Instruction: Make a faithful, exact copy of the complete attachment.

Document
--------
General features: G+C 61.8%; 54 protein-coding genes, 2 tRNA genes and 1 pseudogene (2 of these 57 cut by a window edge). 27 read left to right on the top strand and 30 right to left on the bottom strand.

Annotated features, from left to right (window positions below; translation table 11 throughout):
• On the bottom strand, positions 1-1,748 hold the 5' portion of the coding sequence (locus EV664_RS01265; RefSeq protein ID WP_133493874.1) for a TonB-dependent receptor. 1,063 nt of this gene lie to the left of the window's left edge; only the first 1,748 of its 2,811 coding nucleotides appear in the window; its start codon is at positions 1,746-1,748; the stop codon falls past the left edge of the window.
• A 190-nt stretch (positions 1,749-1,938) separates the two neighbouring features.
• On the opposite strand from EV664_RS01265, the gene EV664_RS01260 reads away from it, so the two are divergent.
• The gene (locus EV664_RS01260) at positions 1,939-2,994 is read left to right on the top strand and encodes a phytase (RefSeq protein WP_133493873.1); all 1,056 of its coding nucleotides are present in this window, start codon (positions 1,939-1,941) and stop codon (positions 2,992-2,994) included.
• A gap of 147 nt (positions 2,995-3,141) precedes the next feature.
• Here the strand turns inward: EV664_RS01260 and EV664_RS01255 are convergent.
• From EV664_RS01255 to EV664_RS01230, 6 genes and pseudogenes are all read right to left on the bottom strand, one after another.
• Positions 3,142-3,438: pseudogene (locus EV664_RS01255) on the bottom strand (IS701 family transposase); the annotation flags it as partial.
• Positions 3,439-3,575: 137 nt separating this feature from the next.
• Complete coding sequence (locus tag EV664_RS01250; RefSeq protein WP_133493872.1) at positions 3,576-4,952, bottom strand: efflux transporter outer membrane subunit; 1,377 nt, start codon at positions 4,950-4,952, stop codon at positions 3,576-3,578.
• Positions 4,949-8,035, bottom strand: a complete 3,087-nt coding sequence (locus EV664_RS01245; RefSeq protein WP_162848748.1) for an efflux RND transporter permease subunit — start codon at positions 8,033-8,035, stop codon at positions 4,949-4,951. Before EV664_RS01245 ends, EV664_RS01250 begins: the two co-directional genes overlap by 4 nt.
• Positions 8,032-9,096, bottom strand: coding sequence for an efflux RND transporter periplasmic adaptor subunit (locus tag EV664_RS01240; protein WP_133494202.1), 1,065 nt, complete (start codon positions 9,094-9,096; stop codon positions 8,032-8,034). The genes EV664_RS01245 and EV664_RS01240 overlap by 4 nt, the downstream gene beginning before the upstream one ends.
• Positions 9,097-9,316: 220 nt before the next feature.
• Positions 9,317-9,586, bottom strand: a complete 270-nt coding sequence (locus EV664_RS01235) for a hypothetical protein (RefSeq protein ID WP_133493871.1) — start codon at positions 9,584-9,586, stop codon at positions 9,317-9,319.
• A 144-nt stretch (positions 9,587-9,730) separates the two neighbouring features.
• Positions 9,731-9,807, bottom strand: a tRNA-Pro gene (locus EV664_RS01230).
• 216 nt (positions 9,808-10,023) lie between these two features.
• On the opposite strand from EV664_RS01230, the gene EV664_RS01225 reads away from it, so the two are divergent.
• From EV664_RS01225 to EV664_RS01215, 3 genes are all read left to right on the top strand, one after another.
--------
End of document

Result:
General features: G+C 61.8%; 54 protein-coding genes, 2 tRNA genes and 1 pseudogene (2 of these 57 cut by a window edge). 27 read left to right on the top strand and 30 right to left on the bottom strand.

Annotated features, from left to right (window positions below; translation table 11 throughout):
• On the bottom strand, positions 1-1,748 hold the 5' portion of the coding sequence (locus EV664_RS01265; RefSeq protein ID WP_133493874.1) for a TonB-dependent receptor. 1,063 nt of this gene lie to the left of the window's left edge; only the first 1,748 of its 2,811 coding nucleotides appear in the window; its start codon is at positions 1,746-1,748; the stop codon falls past the left edge of the window.
• A 190-nt stretch (positions 1,749-1,938) separates the two neighbouring features.
• On the opposite strand from EV664_RS01265, the gene EV664_RS01260 reads away from it, so the two are divergent.
• The gene (locus EV664_RS01260) at positions 1,939-2,994 is read left to right on the top strand and encodes a phytase (RefSeq protein WP_133493873.1); all 1,056 of its coding nucleotides are present in this window, start codon (positions 1,939-1,941) and stop codon (positions 2,992-2,994) included.
• A gap of 147 nt (positions 2,995-3,141) precedes the next feature.
• Here the strand turns inward: EV664_RS01260 and EV664_RS01255 are convergent.
• From EV664_RS01255 to EV664_RS01230, 6 genes and pseudogenes are all read right to left on the bottom strand, one after another.
• Positions 3,142-3,438: pseudogene (locus EV664_RS01255) on the bottom strand (IS701 family transposase); the annotation flags it as partial.
• Positions 3,439-3,575: 137 nt separating this feature from the next.
• Complete coding sequence (locus tag EV664_RS01250; RefSeq protein WP_133493872.1) at positions 3,576-4,952, bottom strand: efflux transporter outer membrane subunit; 1,377 nt, start codon at positions 4,950-4,952, stop codon at positions 3,576-3,578.
• Positions 4,949-8,035, bottom strand: a complete 3,087-nt coding sequence (locus EV664_RS01245; RefSeq protein WP_162848748.1) for an efflux RND transporter permease subunit — start codon at positions 8,033-8,035, stop codon at positions 4,949-4,951. Before EV664_RS01245 ends, EV664_RS01250 begins: the two co-directional genes overlap by 4 nt.
• Positions 8,032-9,096, bottom strand: coding sequence for an efflux RND transporter periplasmic adaptor subunit (locus tag EV664_RS01240; protein WP_133494202.1), 1,065 nt, complete (start codon positions 9,094-9,096; stop codon positions 8,032-8,034). The genes EV664_RS01245 and EV664_RS01240 overlap by 4 nt, the downstream gene beginning before the upstream one ends.
• Positions 9,097-9,316: 220 nt before the next feature.
• Positions 9,317-9,586, bottom strand: a complete 270-nt coding sequence (locus EV664_RS01235) for a hypothetical protein (RefSeq protein ID WP_133493871.1) — start codon at positions 9,584-9,586, stop codon at positions 9,317-9,319.
• A 144-nt stretch (positions 9,587-9,730) separates the two neighbouring features.
• Positions 9,731-9,807, bottom strand: a tRNA-Pro gene (locus EV664_RS01230).
• 216 nt (positions 9,808-10,023) lie between these two features.
• On the opposite strand from EV664_RS01230, the gene EV664_RS01225 reads away from it, so the two are divergent.
• From EV664_RS01225 to EV664_RS01215, 3 genes are all read left to right on the top strand, one after another.